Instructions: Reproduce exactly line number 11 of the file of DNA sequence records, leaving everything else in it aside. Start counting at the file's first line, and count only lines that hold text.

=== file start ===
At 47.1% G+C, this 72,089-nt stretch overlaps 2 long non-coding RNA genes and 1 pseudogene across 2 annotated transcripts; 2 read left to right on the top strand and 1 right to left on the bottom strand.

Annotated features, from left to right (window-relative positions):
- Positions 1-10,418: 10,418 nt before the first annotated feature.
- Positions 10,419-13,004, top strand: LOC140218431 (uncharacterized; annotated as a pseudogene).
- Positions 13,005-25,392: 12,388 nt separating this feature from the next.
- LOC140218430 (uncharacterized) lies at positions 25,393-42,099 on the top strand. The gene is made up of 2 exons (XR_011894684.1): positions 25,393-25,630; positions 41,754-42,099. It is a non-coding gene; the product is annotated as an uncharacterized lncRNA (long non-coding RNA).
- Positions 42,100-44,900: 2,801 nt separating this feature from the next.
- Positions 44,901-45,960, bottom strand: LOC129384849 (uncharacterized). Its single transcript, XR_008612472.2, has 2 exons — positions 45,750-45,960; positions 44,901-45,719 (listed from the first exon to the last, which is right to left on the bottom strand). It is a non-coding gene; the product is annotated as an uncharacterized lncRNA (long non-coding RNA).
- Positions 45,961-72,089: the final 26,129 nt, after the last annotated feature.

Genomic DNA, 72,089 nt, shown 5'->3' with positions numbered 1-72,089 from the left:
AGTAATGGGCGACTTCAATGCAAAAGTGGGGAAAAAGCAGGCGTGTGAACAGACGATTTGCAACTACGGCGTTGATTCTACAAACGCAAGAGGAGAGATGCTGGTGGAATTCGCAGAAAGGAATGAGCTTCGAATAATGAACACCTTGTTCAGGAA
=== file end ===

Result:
AGTAATGGGCGACTTCAATGCAAAAGTGGGGAAAAAGCAGGCGTGTGAACAGACGATTTGCAACTACGGCGTTGATTCTACAAACGCAAGAGGAGAGATGCTGGTGGAATTCGCAGAAAGGAATGAGCTTCGAATAATGAACACCTTGTTCAGGAA